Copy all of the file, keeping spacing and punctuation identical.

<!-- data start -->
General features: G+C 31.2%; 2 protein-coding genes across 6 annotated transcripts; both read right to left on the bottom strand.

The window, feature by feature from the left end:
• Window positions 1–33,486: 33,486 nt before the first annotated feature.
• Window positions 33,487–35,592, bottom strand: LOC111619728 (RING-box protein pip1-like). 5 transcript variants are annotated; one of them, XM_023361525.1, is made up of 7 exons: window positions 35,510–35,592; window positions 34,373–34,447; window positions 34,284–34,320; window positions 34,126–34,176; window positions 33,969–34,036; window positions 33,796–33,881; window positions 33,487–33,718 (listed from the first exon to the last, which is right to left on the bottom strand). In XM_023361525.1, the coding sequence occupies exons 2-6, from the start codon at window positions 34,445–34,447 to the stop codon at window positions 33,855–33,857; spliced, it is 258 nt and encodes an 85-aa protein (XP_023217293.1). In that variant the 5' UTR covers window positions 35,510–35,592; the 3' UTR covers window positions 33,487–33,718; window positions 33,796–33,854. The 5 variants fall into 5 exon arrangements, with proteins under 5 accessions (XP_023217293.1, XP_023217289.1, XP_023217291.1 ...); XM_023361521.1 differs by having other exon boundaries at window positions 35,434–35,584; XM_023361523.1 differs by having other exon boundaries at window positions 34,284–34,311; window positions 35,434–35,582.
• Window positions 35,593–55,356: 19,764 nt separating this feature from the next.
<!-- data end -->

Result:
General features: G+C 31.2%; 2 protein-coding genes across 6 annotated transcripts; both read right to left on the bottom strand.

The window, feature by feature from the left end:
• Window positions 1–33,486: 33,486 nt before the first annotated feature.
• Window positions 33,487–35,592, bottom strand: LOC111619728 (RING-box protein pip1-like). 5 transcript variants are annotated; one of them, XM_023361525.1, is made up of 7 exons: window positions 35,510–35,592; window positions 34,373–34,447; window positions 34,284–34,320; window positions 34,126–34,176; window positions 33,969–34,036; window positions 33,796–33,881; window positions 33,487–33,718 (listed from the first exon to the last, which is right to left on the bottom strand). In XM_023361525.1, the coding sequence occupies exons 2-6, from the start codon at window positions 34,445–34,447 to the stop codon at window positions 33,855–33,857; spliced, it is 258 nt and encodes an 85-aa protein (XP_023217293.1). In that variant the 5' UTR covers window positions 35,510–35,592; the 3' UTR covers window positions 33,487–33,718; window positions 33,796–33,854. The 5 variants fall into 5 exon arrangements, with proteins under 5 accessions (XP_023217293.1, XP_023217289.1, XP_023217291.1 ...); XM_023361521.1 differs by having other exon boundaries at window positions 35,434–35,584; XM_023361523.1 differs by having other exon boundaries at window positions 34,284–34,311; window positions 35,434–35,582.
• Window positions 35,593–55,356: 19,764 nt separating this feature from the next.